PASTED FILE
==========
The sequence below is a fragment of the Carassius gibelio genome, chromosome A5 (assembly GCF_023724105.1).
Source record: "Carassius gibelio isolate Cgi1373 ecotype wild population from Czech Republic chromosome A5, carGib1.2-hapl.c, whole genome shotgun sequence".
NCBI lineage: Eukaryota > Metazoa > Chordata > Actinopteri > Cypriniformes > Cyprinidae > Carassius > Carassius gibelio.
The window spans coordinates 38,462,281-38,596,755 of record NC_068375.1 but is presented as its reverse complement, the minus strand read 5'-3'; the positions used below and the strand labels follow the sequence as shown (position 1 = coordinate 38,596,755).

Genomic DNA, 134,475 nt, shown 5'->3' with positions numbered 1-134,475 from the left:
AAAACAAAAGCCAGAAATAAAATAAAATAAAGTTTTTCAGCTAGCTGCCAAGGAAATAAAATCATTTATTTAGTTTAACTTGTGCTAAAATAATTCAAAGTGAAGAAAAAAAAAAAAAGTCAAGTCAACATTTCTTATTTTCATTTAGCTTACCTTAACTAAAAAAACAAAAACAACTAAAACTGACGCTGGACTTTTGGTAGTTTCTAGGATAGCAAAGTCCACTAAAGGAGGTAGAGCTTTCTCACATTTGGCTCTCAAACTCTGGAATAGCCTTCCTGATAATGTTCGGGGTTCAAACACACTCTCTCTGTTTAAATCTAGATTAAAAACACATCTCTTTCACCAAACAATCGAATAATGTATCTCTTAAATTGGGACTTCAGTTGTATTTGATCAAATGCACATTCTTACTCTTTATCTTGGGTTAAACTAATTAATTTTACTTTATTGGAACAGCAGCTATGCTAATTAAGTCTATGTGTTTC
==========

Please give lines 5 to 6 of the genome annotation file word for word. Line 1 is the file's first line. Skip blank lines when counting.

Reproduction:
Genomic DNA, 134,475 nt, shown 5'->3' with positions numbered 1-134,475 from the left:
AAAACAAAAGCCAGAAATAAAATAAAATAAAGTTTTTCAGCTAGCTGCCAAGGAAATAAAATCATTTATTTAGTTTAACTTGTGCTAAAATAATTCAAAGTGAAGAAAAAAAAAAAAAGTCAAGTCAACATTTCTTATTTTCATTTAGCTTACCTTAACTAAAAAAACAAAAACAACTAAAACTGACGCTGGACTTTTGGTAGTTTCTAGGATAGCAAAGTCCACTAAAGGAGGTAGAGCTTTCTCACATTTGGCTCTCAAACTCTGGAATAGCCTTCCTGATAATGTTCGGGGTTCAAACACACTCTCTCTGTTTAAATCTAGATTAAAAACACATCTCTTTCACCAAACAATCGAATAATGTATCTCTTAAATTGGGACTTCAGTTGTATTTGATCAAATGCACATTCTTACTCTTTATCTTGGGTTAAACTAATTAATTTTACTTTATTGGAACAGCAGCTATGCTAATTAAGTCTATGTGTTTC